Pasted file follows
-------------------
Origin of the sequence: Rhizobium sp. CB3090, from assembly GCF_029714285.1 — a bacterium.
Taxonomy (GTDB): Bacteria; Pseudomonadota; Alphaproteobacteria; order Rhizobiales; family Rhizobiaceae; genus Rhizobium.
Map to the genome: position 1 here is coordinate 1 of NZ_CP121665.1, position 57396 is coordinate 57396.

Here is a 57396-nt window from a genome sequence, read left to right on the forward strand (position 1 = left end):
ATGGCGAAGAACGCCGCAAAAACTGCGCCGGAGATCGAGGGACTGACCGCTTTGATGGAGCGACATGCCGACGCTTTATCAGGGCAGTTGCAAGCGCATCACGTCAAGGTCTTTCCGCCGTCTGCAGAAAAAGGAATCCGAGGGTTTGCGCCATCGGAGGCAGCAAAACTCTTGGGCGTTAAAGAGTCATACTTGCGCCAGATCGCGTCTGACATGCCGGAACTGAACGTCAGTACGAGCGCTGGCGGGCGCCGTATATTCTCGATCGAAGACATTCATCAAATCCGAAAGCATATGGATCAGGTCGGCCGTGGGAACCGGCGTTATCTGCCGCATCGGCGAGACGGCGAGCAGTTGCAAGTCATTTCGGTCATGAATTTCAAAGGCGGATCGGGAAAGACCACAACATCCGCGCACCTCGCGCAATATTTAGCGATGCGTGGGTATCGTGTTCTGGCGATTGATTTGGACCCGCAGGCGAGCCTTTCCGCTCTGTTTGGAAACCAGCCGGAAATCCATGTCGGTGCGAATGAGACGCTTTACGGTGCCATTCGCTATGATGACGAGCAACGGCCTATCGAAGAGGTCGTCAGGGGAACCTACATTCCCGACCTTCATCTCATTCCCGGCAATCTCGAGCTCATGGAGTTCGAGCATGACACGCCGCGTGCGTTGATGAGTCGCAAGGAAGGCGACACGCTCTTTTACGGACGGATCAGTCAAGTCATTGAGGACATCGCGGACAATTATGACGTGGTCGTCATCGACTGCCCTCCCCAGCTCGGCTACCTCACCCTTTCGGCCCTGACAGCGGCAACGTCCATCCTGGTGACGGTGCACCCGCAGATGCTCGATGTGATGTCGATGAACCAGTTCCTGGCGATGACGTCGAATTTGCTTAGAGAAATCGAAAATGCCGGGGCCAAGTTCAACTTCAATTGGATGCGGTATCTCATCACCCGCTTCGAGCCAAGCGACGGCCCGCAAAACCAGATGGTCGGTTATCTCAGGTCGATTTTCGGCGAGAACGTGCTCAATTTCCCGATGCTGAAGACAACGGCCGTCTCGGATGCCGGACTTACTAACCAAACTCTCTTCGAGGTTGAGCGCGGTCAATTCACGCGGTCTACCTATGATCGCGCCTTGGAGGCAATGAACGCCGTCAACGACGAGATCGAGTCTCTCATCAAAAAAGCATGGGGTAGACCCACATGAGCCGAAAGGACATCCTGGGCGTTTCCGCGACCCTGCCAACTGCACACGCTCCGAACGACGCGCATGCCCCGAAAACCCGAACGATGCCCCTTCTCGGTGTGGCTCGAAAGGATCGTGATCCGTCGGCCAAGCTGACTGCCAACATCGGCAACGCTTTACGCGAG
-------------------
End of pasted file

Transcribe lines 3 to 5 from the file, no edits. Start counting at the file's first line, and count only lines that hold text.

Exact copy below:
Map to the genome: position 1 here is coordinate 1 of NZ_CP121665.1, position 57396 is coordinate 57396.

Here is a 57396-nt window from a genome sequence, read left to right on the forward strand (position 1 = left end):
ATGGCGAAGAACGCCGCAAAAACTGCGCCGGAGATCGAGGGACTGACCGCTTTGATGGAGCGACATGCCGACGCTTTATCAGGGCAGTTGCAAGCGCATCACGTCAAGGTCTTTCCGCCGTCTGCAGAAAAAGGAATCCGAGGGTTTGCGCCATCGGAGGCAGCAAAACTCTTGGGCGTTAAAGAGTCATACTTGCGCCAGATCGCGTCTGACATGCCGGAACTGAACGTCAGTACGAGCGCTGGCGGGCGCCGTATATTCTCGATCGAAGACATTCATCAAATCCGAAAGCATATGGATCAGGTCGGCCGTGGGAACCGGCGTTATCTGCCGCATCGGCGAGACGGCGAGCAGTTGCAAGTCATTTCGGTCATGAATTTCAAAGGCGGATCGGGAAAGACCACAACATCCGCGCACCTCGCGCAATATTTAGCGATGCGTGGGTATCGTGTTCTGGCGATTGATTTGGACCCGCAGGCGAGCCTTTCCGCTCTGTTTGGAAACCAGCCGGAAATCCATGTCGGTGCGAATGAGACGCTTTACGGTGCCATTCGCTATGATGACGAGCAACGGCCTATCGAAGAGGTCGTCAGGGGAACCTACATTCCCGACCTTCATCTCATTCCCGGCAATCTCGAGCTCATGGAGTTCGAGCATGACACGCCGCGTGCGTTGATGAGTCGCAAGGAAGGCGACACGCTCTTTTACGGACGGATCAGTCAAGTCATTGAGGACATCGCGGACAATTATGACGTGGTCGTCATCGACTGCCCTCCCCAGCTCGGCTACCTCACCCTTTCGGCCCTGACAGCGGCAACGTCCATCCTGGTGACGGTGCACCCGCAGATGCTCGATGTGATGTCGATGAACCAGTTCCTGGCGATGACGTCGAATTTGCTTAGAGAAATCGAAAATGCCGGGGCCAAGTTCAACTTCAATTGGATGCGGTATCTCATCACCCGCTTCGAGCCAAGCGACGGCCCGCAAAACCAGATGGTCGGTTATCTCAGGTCGATTTTCGGCGAGAACGTGCTCAATTTCCCGATGCTGAAGACAACGGCCGTCTCGGATGCCGGACTTACTAACCAAACTCTCTTCGAGGTTGAGCGCGGTCAATTCACGCGGTCTACCTATGATCGCGCCTTGGAGGCAATGAACGCCGTCAACGACGAGATCGAGTCTCTCATCAAAAAAGCATGGGGTAGACCCACATGAGCCGAAAGGACATCCTGGGCGTTTCCGCGACCCTGCCAACTGCACACGCTCCGAACGACGCGCATGCCCCGAAAACCCGAACGATGCCCCTTCTCGGTGTGGCTCGAAAGGATCGTGATCCGTCGGCCAAGCTGACTGCCAACATCGGCAACGCTTTACGCGAG